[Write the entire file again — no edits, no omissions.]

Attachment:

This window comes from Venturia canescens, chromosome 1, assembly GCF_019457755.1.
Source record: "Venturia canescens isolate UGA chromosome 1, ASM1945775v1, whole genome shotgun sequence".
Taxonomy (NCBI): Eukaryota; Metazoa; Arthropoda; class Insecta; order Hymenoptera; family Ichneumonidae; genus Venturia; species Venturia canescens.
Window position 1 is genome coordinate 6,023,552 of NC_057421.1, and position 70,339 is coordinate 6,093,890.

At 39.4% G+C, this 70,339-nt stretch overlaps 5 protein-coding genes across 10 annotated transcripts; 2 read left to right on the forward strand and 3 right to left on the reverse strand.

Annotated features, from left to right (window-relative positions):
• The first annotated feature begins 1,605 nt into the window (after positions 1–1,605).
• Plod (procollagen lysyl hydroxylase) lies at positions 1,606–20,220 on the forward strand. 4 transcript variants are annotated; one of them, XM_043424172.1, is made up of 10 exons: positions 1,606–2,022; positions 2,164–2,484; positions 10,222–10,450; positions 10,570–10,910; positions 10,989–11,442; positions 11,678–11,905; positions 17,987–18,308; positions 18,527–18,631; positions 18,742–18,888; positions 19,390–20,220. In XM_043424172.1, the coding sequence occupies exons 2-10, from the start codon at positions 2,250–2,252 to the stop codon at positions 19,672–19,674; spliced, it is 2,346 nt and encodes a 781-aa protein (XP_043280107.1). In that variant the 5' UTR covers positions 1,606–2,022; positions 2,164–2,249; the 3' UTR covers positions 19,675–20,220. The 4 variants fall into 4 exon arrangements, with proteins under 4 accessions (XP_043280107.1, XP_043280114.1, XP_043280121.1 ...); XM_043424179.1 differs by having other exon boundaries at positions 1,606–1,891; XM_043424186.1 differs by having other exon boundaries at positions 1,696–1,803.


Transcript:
This window comes from Venturia canescens, chromosome 1, assembly GCF_019457755.1.
Source record: "Venturia canescens isolate UGA chromosome 1, ASM1945775v1, whole genome shotgun sequence".
Taxonomy (NCBI): Eukaryota; Metazoa; Arthropoda; class Insecta; order Hymenoptera; family Ichneumonidae; genus Venturia; species Venturia canescens.
Window position 1 is genome coordinate 6,023,552 of NC_057421.1, and position 70,339 is coordinate 6,093,890.

At 39.4% G+C, this 70,339-nt stretch overlaps 5 protein-coding genes across 10 annotated transcripts; 2 read left to right on the forward strand and 3 right to left on the reverse strand.

Annotated features, from left to right (window-relative positions):
• The first annotated feature begins 1,605 nt into the window (after positions 1–1,605).
• Plod (procollagen lysyl hydroxylase) lies at positions 1,606–20,220 on the forward strand. 4 transcript variants are annotated; one of them, XM_043424172.1, is made up of 10 exons: positions 1,606–2,022; positions 2,164–2,484; positions 10,222–10,450; positions 10,570–10,910; positions 10,989–11,442; positions 11,678–11,905; positions 17,987–18,308; positions 18,527–18,631; positions 18,742–18,888; positions 19,390–20,220. In XM_043424172.1, the coding sequence occupies exons 2-10, from the start codon at positions 2,250–2,252 to the stop codon at positions 19,672–19,674; spliced, it is 2,346 nt and encodes a 781-aa protein (XP_043280107.1). In that variant the 5' UTR covers positions 1,606–2,022; positions 2,164–2,249; the 3' UTR covers positions 19,675–20,220. The 4 variants fall into 4 exon arrangements, with proteins under 4 accessions (XP_043280107.1, XP_043280114.1, XP_043280121.1 ...); XM_043424179.1 differs by having other exon boundaries at positions 1,606–1,891; XM_043424186.1 differs by having other exon boundaries at positions 1,696–1,803.